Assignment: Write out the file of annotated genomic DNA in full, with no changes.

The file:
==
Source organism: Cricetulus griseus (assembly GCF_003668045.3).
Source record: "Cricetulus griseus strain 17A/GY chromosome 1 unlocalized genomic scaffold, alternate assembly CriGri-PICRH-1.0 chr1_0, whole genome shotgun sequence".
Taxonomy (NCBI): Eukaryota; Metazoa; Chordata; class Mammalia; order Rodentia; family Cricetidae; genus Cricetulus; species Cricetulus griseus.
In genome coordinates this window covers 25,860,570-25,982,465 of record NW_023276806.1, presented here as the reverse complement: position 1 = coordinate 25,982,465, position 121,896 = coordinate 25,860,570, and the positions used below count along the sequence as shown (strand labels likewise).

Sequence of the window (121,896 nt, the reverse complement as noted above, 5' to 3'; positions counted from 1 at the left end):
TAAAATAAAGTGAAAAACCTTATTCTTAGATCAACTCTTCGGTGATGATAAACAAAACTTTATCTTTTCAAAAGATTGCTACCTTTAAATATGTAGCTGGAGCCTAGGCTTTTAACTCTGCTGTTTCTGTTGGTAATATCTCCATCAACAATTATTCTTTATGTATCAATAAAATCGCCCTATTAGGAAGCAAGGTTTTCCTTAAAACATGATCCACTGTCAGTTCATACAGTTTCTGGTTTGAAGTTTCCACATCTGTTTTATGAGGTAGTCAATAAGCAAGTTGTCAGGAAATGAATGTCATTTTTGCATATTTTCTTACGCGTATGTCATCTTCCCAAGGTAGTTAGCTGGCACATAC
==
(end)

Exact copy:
Source organism: Cricetulus griseus (assembly GCF_003668045.3).
Source record: "Cricetulus griseus strain 17A/GY chromosome 1 unlocalized genomic scaffold, alternate assembly CriGri-PICRH-1.0 chr1_0, whole genome shotgun sequence".
Taxonomy (NCBI): Eukaryota; Metazoa; Chordata; class Mammalia; order Rodentia; family Cricetidae; genus Cricetulus; species Cricetulus griseus.
In genome coordinates this window covers 25,860,570-25,982,465 of record NW_023276806.1, presented here as the reverse complement: position 1 = coordinate 25,982,465, position 121,896 = coordinate 25,860,570, and the positions used below count along the sequence as shown (strand labels likewise).

Sequence of the window (121,896 nt, the reverse complement as noted above, 5' to 3'; positions counted from 1 at the left end):
TAAAATAAAGTGAAAAACCTTATTCTTAGATCAACTCTTCGGTGATGATAAACAAAACTTTATCTTTTCAAAAGATTGCTACCTTTAAATATGTAGCTGGAGCCTAGGCTTTTAACTCTGCTGTTTCTGTTGGTAATATCTCCATCAACAATTATTCTTTATGTATCAATAAAATCGCCCTATTAGGAAGCAAGGTTTTCCTTAAAACATGATCCACTGTCAGTTCATACAGTTTCTGGTTTGAAGTTTCCACATCTGTTTTATGAGGTAGTCAATAAGCAAGTTGTCAGGAAATGAATGTCATTTTTGCATATTTTCTTACGCGTATGTCATCTTCCCAAGGTAGTTAGCTGGCACATAC